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So what exactly will the Liberal Democrats do if involved in coalition negotiations?

As Nick Clegg had the good grace to say in his email to members yesterday, that the decision about whether the Liberal Democrats go into coalition or not if in a position to do so is not in his gift.

We’re a democratic party. In the end, the decision to form a coalition rests not with the leader but with the party.

That is kind of true. I thought it would be worth taking you through what will happen should Liberal Democrats be involved in coalition negotiations after the election. The process is different from last time. Then all the leader had to do was to get the approval of the parliamentary parties in the Commons and Lords and the Federal Executive. The Special Conference which took place was not actually a requirement, but it was thought to be good practice. It overwhelmingly endorsed the Coalition Agreement.

This time, things are different, due to a motion passed at Spring Conference in 2012. Now, this will deliver a clear answer on whether to go into coalition or not, so the markets need not worry themselves, but it would be wrong to overlook the potential for longer term chaos it could ignite in the party. What conference was thinking of when it passed this, I have no idea. Here’s the motion:

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Nick Clegg, coalitions and the SNP: too much egg in the pudding?

Nick Clegg has been talking about how the Liberal Democrats will not be part of a coalition which has to rely on the support of the SNP or UKIP.

He outlined his position in an email to members this afternoon:

You’ll see in the news today some comments I made about us not entering into a post-election coalition that relies on life support from the SNP or UKIP.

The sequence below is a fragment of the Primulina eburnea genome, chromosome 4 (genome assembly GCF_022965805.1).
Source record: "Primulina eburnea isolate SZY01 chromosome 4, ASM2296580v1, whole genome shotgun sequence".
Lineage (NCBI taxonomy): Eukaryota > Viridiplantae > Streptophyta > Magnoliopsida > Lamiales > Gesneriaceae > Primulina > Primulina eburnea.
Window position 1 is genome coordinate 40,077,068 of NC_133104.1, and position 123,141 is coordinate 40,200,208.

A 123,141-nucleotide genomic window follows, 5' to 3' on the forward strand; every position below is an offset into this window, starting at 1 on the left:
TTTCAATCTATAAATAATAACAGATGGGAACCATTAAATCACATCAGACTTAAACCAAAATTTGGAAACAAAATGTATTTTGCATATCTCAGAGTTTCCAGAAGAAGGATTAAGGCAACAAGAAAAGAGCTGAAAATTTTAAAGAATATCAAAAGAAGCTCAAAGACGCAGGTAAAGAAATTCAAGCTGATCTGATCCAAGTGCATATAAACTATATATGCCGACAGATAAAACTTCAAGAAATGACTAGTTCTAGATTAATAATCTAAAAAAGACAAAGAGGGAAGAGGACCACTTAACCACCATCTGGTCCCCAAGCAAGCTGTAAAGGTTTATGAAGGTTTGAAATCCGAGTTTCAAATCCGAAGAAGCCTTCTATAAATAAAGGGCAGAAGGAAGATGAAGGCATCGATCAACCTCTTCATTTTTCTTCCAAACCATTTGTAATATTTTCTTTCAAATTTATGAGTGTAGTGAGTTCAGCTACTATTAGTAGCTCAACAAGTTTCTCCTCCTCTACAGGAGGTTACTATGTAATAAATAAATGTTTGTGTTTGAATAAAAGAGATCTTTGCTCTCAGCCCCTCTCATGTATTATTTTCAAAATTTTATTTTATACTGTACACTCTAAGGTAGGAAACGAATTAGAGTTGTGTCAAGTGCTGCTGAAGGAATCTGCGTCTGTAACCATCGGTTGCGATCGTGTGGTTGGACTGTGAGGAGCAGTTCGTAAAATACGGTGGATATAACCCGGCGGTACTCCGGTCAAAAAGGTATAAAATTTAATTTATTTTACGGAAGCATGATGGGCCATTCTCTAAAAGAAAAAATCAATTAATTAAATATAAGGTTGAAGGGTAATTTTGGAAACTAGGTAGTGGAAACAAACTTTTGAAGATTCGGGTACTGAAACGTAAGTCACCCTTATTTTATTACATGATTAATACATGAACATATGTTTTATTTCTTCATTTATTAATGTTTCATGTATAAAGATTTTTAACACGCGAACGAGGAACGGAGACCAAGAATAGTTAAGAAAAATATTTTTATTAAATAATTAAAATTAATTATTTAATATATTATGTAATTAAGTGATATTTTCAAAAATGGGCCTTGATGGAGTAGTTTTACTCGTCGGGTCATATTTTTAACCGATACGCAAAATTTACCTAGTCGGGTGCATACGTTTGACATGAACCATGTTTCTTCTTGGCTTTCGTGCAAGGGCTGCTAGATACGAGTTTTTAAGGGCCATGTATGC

Over the next 12 days the media are going to become more and more obsessed with who is prepared to do a deal with who. This only goes to underline what we all know – nobody is going to win this election – which makes the number of seats we win even more important.

As we have always said, the party with the most votes and the most seats in this election has the first right to seek to form a Government. The British people would rightly question the legitimacy of a coalition that didn’t allow the party with the largest number of seats and votes the opportunity to attempt to form a Government first.

I’m proud that the Liberal Democrats have proved we can form a strong and stable coalition government, able to bring prosperity to Britain.

Just like we would not put UKIP in charge of Europe, we are not going to put the SNP in charge of Britain – a country they want to rip apart.

We’re a democratic party. In the end, the decision to form a coalition rests not with the leader but with the party.

So let’s not get too distracted – I’m going to spend the next 12 days supporting our candidates and making sure we win as many seats as possible. I know you will as well.

If you’re not already helping a target seat, why not sign up to make some phone calls from home this week and help get out our vote? Every call you make will help one of our fantastic candidates.

Thank you for everything you’ve already done, and everything you’re going to do in the next 12 days.

Nick

The fact that he’s done such an email to members shows that he realises that this will be a controversial stance. Aren’t we, after all, the party that believes in coalition and if we’re doing politics differently, should we not reject the binary “one big party/one little party approach. Should we not be championing a more inclusive, pluralist approach, after all?

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So how worried should we be about the Ashcroft poll on Bristol West?

Lord Ashcroft has released a further six constituency polls today. There is serious Liberal Democrat interest in only one of them – in Stephen Williams’ constituency in Bristol West. The results make depressing reading, showing Stephen in 3rd place behind the Greens. The figures, after they’ve been through Ashcroft’s magic manipulator, his not very transparent methodology.

Ashcroft Bristol West poll bar chart

 

As always he doesn’t use the candidate’s name, which makes no sense during an election. Let’s face it, the voters will be filling in ballot papers with the candidates’ names on them. Not only that, he doesn’t even name the constituency.

Party sources are quite bemused that Ashcroft hasn’t even tailored the poll to suit the seat. For example, with UKIP not a key player, he still asks if people have received literature from them. Yet the Greens are supposedly on 25% and he didn’t bother to ask if people had heard from them.